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Sensory neurons

The sense in reprogramming

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The overexpression of certain transcription factors in fibroblasts has the potential to rapidly generate various classes of neurons in vitro, which could prove beneficial for mechanistic studies of disease and drug screening. Two new studies now show that mouse and human fibroblasts can be reprogrammed to become peripheral sensory neurons through this approach.

Peripheral sensory neurons are derived from precursors that express the transcription factors neurogenin 1 (NGN1) and/or NGN2. These proteins are not expressed in mature sensory neurons, which instead have been shown to express the transcription factor BRN3A (also known as POU4F1).

Baldwin and colleagues transiently expressed BRN3A and NGN1 or BRN3A and NGN2 in mouse and human embryonic fibroblasts to see whether they could generate cells with the characteristic features of sensory neurons. Following the expression of either combination of factors, most of the mouse and human cells showed a neuron-like morphology. In addition, the large majority of these cells expressed multiple neuronal markers and exhibited electrophysiological properties consistent with functional neurons, indicating that they could be considered induced neurons.

Nociceptors and puritoceptors, mechanoceptors, and proprioceptors — the three functional subgroups of peripheral sensory neurons — selectively express different types of tropomyosin-related kinase (TRKA, TRKB and TRKC, respectively). Interestingly, most of the mouse and human induced neurons expressed one of these three receptors. Moreover, calcium assays revealed subpopulations of the mouse and human cells that were selectively responsive to known pain- and itch-inducing ligands. Thus, these data indicate that functional sensory neurons can be generated in vitro from embryonic fibroblasts through the expression of two transcription factors.

In their study, Woolf and colleagues aimed to specifically generate nociceptors (as opposed to sensory neurons more broadly) from fibroblasts. To do so, they first generated mice in which expression of the reporter tdTomato was dependent on expression of TRPV1, a cation channel that is found in nociceptors and responds to caspaicin and noxious heat. They isolated embryonic fibroblasts from this line and expressed different combinations of transcription factors in these cells to induce tdTomato expression.

This screening approach revealed that the simultaneous expression of five transcription factors — ASC1, MYT1L, NGN1, ISL2 and KLF7 — could induce the expression of tdTomato and hence TRPV1. Immunohistochemistry and RT-PCR analyses revealed that these cells also expressed neuronal and other nociceptor markers. Moreover, caspaicin activated 40% of these cells, as revealed by calcium imaging and extracellular recordings. Together, these data indicate that the fibroblasts were reprogrammed to generate functional nociceptors.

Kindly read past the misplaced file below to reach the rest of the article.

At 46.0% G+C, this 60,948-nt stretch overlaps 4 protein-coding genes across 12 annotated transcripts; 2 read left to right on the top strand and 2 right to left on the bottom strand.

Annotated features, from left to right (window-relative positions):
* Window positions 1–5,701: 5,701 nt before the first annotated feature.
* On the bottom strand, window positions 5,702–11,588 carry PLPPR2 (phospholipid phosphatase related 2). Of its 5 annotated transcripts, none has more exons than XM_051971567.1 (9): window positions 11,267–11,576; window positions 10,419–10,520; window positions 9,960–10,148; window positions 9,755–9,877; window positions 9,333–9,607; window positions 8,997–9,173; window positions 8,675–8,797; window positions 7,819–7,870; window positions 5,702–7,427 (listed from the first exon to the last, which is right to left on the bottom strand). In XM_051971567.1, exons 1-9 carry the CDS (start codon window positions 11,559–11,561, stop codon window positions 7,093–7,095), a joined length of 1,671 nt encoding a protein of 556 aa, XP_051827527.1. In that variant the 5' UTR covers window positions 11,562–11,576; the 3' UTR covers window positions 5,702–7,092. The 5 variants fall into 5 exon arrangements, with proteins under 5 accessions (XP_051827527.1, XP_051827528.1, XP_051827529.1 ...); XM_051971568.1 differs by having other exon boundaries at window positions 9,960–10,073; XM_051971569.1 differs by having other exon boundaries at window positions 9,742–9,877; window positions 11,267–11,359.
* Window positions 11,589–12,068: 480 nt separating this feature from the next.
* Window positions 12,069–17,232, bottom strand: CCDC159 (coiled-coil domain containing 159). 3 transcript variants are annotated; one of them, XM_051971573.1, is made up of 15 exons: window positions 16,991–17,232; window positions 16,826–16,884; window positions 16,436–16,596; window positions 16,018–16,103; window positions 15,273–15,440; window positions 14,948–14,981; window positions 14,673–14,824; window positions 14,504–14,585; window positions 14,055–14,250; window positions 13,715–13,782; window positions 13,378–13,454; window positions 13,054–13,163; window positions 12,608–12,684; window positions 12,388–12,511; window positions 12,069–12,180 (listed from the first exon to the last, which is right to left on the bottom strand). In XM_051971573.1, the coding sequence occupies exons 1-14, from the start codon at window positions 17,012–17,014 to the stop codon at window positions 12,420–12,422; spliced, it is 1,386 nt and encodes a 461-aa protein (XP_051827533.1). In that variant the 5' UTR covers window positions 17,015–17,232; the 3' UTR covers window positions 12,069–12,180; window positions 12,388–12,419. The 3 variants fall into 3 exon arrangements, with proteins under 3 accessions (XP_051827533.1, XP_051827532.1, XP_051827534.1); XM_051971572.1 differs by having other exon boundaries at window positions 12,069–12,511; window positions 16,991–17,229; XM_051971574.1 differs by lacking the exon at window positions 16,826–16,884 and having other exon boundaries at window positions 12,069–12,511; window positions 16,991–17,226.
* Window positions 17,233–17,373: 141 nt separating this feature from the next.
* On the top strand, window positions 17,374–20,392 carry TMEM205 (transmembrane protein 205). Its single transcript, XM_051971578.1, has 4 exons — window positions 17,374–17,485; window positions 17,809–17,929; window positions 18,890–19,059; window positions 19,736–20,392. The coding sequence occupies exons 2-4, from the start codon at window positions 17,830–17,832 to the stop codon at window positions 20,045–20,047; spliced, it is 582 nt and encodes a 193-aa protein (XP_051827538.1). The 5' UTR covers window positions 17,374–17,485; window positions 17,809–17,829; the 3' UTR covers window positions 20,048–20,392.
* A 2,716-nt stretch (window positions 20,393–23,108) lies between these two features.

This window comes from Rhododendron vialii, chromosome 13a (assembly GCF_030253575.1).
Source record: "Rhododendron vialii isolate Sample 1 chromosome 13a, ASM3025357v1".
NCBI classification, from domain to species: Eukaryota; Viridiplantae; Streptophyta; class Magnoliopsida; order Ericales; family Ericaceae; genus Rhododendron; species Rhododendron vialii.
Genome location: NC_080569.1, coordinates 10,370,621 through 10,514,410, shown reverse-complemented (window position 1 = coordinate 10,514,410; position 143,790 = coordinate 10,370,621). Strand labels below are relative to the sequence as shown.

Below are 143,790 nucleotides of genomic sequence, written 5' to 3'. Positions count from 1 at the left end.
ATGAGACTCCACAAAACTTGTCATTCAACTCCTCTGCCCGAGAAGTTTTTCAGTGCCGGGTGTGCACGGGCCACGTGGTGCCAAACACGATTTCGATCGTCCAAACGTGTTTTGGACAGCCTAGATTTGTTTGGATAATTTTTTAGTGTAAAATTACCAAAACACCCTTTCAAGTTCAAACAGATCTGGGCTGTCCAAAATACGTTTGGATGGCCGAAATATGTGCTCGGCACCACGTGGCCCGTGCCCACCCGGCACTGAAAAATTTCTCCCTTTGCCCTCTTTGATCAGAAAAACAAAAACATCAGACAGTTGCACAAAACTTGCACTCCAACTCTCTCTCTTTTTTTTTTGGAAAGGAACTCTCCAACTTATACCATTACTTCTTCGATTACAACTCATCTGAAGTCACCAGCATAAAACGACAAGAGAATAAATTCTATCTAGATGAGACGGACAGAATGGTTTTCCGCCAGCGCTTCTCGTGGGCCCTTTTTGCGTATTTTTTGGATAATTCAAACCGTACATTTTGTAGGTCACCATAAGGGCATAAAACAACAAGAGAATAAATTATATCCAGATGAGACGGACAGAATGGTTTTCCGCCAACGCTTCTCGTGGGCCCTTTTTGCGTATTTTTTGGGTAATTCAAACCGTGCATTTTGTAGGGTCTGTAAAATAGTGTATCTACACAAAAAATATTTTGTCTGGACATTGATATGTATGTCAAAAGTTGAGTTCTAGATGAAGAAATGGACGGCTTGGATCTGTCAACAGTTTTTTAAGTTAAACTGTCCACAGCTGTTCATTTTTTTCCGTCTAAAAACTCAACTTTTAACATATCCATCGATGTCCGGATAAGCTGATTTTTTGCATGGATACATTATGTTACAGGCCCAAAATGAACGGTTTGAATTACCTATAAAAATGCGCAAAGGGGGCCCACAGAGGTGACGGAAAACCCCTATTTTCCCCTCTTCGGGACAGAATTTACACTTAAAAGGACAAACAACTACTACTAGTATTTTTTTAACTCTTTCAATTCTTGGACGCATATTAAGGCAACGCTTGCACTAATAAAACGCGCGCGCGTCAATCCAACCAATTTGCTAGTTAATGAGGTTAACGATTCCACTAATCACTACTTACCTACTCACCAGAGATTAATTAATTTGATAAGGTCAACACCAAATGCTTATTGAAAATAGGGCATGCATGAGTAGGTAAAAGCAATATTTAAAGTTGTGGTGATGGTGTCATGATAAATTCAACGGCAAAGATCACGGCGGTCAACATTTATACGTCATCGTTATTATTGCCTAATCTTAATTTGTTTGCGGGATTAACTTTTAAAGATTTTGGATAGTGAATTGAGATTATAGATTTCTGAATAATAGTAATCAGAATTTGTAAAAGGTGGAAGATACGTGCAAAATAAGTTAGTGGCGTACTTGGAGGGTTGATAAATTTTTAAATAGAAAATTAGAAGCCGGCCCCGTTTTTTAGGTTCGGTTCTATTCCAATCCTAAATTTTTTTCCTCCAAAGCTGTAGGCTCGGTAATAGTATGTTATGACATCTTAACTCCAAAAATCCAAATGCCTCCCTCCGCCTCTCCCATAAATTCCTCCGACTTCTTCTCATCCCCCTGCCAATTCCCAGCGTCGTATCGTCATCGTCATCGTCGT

Peripheral sensitization of nociceptors can underlie low-threshold clinical pain hypersensitivity. Interestingly, pretreatment of tdTomato-expressing cells with prostaglandin E2, which sensitizes TRPV1, increased the responsiveness of these cells to low doses of caspaicin, suggesting that induced nociceptors can be used to model inflammatory sensitization.

Finally, the authors simultaneously expressed the five identified transcription factors in human fibroblasts and were again able to generate cells that expressed neuronal markers and that had electrophysiological properties resembling those of nociceptors. Furthermore, they were able to generate nociceptors from fibroblasts taken from individuals with familial dysautonomia. These neurons show impaired neurite growth and a reduced number of branches per cell, compared with induced nociceptors from healthy controls, indicating that induced nociceptors may provide insights into disease pathophysiology.

these studies reveal techniques for generating functional peripheral sensory neurons from mouse and human fibroblasts in vitro

Together, these studies reveal techniques for generating functional peripheral sensory neurons from mouse and human fibroblasts in vitro and highlight the potential for use of such cells in the modelling of pathological conditions.


  1. Blanchard, J. W. et al. Selective conversion of fibroblasts into peripheral sensory neurons. Nature Neurosci. (2014)

  2. Wainger, B. J. et al. Modeling pain in vitro using nociceptor neurons reprogrammed from fibroblasts. Nature Neurosci. (2014)

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Yates, D. The sense in reprogramming. Nat Rev Neurosci 16, 1 (2015).

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